Rebeca Assa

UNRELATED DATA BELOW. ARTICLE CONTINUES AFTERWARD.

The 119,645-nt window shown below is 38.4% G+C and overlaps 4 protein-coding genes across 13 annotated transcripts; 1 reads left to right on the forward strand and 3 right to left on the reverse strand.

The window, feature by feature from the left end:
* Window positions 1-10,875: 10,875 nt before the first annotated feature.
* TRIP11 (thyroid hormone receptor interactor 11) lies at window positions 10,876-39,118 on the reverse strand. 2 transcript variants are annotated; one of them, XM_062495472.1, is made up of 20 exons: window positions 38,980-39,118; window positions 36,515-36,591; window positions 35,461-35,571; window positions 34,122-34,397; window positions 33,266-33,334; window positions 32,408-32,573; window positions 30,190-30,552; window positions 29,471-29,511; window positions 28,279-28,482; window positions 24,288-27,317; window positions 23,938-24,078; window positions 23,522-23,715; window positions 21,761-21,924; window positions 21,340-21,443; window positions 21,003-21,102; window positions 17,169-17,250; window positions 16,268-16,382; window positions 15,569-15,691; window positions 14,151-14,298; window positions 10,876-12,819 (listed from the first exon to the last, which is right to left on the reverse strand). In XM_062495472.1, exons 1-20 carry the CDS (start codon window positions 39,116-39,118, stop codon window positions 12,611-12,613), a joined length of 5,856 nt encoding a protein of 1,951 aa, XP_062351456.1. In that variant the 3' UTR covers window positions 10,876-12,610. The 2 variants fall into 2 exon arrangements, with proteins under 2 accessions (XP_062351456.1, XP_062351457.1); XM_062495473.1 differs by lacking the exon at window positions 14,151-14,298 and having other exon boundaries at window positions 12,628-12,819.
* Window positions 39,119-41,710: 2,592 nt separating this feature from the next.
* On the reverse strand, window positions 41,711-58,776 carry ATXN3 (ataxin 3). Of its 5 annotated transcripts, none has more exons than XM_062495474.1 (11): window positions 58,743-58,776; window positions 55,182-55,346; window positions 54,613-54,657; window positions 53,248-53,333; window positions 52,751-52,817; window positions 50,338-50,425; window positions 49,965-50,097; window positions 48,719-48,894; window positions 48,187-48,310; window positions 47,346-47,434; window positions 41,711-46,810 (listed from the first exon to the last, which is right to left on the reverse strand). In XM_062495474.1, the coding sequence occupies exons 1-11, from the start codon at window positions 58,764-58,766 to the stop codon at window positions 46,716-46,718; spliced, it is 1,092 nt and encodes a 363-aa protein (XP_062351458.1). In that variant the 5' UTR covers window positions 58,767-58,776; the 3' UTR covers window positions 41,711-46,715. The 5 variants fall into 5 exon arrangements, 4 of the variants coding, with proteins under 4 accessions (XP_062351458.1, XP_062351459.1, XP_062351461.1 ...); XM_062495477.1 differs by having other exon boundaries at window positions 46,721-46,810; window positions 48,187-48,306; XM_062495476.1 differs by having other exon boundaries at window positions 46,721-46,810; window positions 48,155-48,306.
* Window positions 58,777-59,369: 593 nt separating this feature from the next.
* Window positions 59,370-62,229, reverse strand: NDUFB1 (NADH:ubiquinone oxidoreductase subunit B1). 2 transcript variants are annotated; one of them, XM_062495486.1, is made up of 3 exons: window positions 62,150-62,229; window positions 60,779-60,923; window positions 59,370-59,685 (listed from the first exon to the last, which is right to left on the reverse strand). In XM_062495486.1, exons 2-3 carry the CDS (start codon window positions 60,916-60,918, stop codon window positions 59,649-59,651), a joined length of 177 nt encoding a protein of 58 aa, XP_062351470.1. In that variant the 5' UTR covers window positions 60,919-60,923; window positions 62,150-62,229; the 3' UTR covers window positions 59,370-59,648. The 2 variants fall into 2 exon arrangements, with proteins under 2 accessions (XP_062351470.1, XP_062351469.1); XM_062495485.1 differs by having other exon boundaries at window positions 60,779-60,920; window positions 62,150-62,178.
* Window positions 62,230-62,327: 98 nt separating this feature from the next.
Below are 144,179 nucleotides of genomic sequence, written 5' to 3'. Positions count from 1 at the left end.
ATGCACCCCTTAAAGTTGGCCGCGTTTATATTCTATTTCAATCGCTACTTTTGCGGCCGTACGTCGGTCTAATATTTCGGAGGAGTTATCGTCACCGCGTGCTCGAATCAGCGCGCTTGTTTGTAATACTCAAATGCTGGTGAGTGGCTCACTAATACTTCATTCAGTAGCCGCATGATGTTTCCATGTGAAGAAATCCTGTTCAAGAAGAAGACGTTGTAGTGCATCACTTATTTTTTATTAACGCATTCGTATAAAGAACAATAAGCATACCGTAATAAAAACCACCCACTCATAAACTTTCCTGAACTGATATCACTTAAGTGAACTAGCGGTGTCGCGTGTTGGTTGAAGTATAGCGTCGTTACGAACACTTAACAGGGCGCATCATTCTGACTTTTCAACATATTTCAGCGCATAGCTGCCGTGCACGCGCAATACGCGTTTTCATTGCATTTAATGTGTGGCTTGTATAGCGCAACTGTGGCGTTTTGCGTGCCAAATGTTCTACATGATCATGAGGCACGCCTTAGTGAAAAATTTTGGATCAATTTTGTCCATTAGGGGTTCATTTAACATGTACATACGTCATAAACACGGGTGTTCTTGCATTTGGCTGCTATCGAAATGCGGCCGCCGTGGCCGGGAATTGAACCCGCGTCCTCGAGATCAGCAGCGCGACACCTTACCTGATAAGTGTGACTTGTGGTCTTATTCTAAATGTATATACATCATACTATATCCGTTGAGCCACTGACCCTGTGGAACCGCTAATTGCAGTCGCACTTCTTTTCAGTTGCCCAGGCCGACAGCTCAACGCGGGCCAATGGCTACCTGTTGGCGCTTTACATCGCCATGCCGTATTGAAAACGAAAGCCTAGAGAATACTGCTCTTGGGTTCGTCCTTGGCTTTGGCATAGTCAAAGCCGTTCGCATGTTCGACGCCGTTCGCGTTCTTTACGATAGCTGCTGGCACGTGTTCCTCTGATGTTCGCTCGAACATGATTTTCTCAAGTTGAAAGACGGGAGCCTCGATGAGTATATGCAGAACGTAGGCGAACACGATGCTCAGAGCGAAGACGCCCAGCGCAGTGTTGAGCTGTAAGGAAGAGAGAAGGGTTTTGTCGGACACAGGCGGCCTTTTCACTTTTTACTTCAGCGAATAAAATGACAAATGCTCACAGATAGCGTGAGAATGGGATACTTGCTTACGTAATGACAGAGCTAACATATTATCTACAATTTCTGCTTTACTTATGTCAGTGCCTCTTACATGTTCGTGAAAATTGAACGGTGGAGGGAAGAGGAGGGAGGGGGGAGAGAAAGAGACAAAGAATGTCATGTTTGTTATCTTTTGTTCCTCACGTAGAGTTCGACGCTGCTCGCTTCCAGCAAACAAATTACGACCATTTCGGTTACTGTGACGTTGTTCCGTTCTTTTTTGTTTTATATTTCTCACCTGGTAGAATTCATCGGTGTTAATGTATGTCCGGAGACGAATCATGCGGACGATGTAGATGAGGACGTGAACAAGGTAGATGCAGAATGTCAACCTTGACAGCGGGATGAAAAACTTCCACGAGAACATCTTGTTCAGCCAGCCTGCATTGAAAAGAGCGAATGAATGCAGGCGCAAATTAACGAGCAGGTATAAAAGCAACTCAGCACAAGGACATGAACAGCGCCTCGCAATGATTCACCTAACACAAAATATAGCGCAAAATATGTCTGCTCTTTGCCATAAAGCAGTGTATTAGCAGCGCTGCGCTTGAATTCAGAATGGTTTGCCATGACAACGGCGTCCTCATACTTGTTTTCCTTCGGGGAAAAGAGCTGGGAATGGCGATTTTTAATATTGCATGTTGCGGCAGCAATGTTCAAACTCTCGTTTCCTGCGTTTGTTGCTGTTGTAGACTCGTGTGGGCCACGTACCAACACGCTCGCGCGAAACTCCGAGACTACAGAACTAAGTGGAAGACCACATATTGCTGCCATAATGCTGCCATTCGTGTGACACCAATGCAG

This is me in 1943. I am wearing the yellow badge that we had to wear to show our Jewish origin. I couldn't go without it because I would have been arrested if they had known I was Jewish. I was already married to Moritz Assa at the time and we lived on 16 Bratia Miladinovi Street in Plovdiv. I remember that I had a dress with big pockets and when I went out of the quarter where we lived and people knew me, I used to turn the pockets over so that the badge, which I put on them, remained hidden. I worked illegally outside my quarter then, and I had to hide my Jewish origin. I met with the leaders of the Revolutionary Youth Union. After the Nation Defense Law was accepted in 1939 the situation got worse. We could feel the first anti-Semitic sentiments. The Jews in Plovdiv were not interned, only the rich people were moved to ghettos. Many of them used their money to ransom their chance to run abroad. So the richer Jews in Plovdiv left for Western Europe or America. The situation was quite tense - there were 'brannici' who didn't allow us to go out on the streets freely. Anyway there weren't the extreme fascist moods like there were in Germany, but our merchants were afraid to open their shops because they used to break the shop windows. These were [just] hooligans - they didn't express the Bulgarian society's attitude towards Jews. I can say in this regard that the Bulgarian people are the wisest and the best.